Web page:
You get the impression Toronto FC are enjoying the fact that their offseason activity is making only minor waves around MLS. Chris Mavinga, signed from Rubin Kazan, is likely to be one of two major additions to the team this winter and yet his arrival on Tuesday was accompanied by a single short article on the club website and four sentences of comment from general manager Tim Bezbatchenko.
Contrast that with Romain Alessandrini, another Ligue 1 export who became the LA Galaxy’s latest designated player later in the day. At the time of writing, the Galaxy had dedicated five stories at the top of their website’s homepage and all manner of social-media promotion to the winger, who moved to California from Marseille.
Mavinga may not be a DP, but he may well be the next-highest earner on TFC’s books following the departure of Will Johnson. He is a gamble, for sure, but one with upside far beyond an average MLS player if he can fit in - both in between Justin Morrow and Drew Moor on the pitch and with the rest of his teammates off it.
The best-case scenario here is that TFC get the defender who played for France at every youth level and cost Rubin a sum of €5 million to sign from Rennes. That player can play at left-back or centre-back and could, as a result, be perfect for the role on the left side of the back three, adding speed and one-on-one ability to the defensive unit and having the technical confidence to step out and feed Morrow down the flank.
As well as Nick Hagglund played in the playoffs, that would be a major upgrade; Mavinga has more top-level experience than any player on the roster bar the DPs and the still-unsigned Benoit Cheyrou. It also has the knock-on effect of creating competition between Hagglund and Eriq Zavaleta for the spot to the right of Moor. The goal with a new defender was to find someone else approaching Moor’s level, both to complement the younger players and provide insurance in case of an injury to the Texan; achieve that, and a good group in 2016 could become a dominant one this year.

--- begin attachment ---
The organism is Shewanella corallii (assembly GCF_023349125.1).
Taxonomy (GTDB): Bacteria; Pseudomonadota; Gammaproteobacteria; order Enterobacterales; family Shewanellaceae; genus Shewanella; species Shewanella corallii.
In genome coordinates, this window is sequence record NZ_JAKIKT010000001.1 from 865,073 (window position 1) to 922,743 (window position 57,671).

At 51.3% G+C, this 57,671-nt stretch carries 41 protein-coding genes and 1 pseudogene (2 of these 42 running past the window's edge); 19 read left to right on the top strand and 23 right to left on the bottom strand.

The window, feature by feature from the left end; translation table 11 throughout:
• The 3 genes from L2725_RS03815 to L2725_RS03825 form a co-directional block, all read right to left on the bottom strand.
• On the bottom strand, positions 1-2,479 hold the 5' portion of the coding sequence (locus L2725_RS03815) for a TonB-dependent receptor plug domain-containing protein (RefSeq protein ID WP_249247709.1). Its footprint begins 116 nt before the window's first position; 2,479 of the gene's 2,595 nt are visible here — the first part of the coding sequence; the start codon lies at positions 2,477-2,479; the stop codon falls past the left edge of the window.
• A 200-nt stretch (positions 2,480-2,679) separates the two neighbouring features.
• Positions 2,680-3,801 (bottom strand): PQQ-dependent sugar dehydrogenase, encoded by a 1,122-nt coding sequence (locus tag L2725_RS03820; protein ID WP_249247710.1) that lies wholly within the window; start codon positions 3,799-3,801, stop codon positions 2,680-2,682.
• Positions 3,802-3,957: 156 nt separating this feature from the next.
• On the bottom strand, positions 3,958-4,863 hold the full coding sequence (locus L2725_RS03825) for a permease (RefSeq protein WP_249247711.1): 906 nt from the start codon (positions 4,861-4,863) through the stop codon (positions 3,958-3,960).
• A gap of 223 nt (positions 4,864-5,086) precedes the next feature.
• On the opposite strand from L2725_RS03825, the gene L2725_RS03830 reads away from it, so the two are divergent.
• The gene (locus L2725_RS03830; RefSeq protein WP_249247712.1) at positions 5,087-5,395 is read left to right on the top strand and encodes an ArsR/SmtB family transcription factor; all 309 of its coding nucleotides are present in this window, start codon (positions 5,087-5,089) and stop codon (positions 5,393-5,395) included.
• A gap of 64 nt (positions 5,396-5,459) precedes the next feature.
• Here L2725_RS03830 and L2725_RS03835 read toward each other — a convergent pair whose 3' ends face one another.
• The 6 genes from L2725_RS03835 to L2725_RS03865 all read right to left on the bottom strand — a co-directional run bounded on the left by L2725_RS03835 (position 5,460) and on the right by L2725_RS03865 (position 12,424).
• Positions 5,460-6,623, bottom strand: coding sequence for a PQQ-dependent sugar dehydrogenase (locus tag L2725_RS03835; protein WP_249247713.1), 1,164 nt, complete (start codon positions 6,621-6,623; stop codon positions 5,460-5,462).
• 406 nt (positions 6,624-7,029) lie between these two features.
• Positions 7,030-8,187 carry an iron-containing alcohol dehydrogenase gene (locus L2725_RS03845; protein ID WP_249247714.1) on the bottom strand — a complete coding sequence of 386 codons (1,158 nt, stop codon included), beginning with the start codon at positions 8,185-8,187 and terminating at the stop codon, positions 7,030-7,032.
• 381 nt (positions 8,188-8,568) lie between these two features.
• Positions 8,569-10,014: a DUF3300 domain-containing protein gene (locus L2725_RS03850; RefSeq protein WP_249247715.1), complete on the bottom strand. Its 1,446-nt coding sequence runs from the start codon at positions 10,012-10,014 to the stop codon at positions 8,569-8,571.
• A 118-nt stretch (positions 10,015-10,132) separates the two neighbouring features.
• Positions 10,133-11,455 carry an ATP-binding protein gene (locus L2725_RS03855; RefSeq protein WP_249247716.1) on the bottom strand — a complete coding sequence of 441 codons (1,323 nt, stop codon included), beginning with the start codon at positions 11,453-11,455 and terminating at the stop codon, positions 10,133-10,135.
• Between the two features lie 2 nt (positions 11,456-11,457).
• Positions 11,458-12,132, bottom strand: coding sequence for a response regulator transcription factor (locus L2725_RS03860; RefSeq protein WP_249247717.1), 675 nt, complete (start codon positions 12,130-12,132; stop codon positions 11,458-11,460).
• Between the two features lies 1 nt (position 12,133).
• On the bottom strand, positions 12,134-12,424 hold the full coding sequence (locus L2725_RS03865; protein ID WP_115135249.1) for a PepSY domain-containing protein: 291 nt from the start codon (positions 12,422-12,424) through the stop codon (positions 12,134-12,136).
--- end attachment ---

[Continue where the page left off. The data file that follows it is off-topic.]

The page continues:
There are two ways it could go wrong: either Mavinga does not settle on a personal level, which does seem to have been a problem for him throughout his career, or he is simply passable rather than great and not enough of an upgrade on Hagglund or Zavaleta to be worth the salary and the international slot, which was the case with Damien Perquis. I tend to think the former is more likely of the two, as Mavinga arrives at a better age and with a more modern, MLS-suited profile than Perquis and will also have the benefit of slotting in to a settled defence, which the Pole only enjoyed for a few months.
No move is made in a vacuum and Mavinga’s signing also raises some interesting questions, both tactically and financially, around Toronto’s pursuit of an attacking midfielder.
On the footballing side - and though we have been told he could play centre-back in a back four - the Mavinga deal seems to indicate a commitment to the 3-5-2 formation that served TFC so well in last season’s playoffs. If it is the case that four-midfielder formations will be spotted when needed rather than deployed full-time, Jonathan Osorio is most at risk of losing his place in the starting lineup if a high-profile new midfielder is signed and Jay Chapman chances of breaking through could suffer as well.
Then there is the question of how much cap space is left over. I would be surprised if Mavinga is earning less than $200,000 a year, which would take a decent bite out of what Bezbatchenko has to play with. I still doubt his assertion at the draft that TFC are up already against the cap due to bonuses from last season, but if they wanted to use targeted allocation money to facilitate a deal the new midfielder would carry the maximum budget charge of $457,500, and things would surely then be getting tight.
We’ll see how that pans out, and given that no one saw Mavinga coming it is fairly useless to speculate about the specifics of who the next international signing might be beyond their position and the team’s needs. TFC have at least seven and possibly eight international slots (depending on the undisclosed terms of a trade with Seattle last year) for the coming season, so there is room for Cheyrou and Clement Simonin, if required, in addition to a new face.
Mavinga joins the drafted Brandon Aubrey as a second box ticked, as far as the first team is concerned, for 2017. There are several more still blank with a month until kick-off in Utah.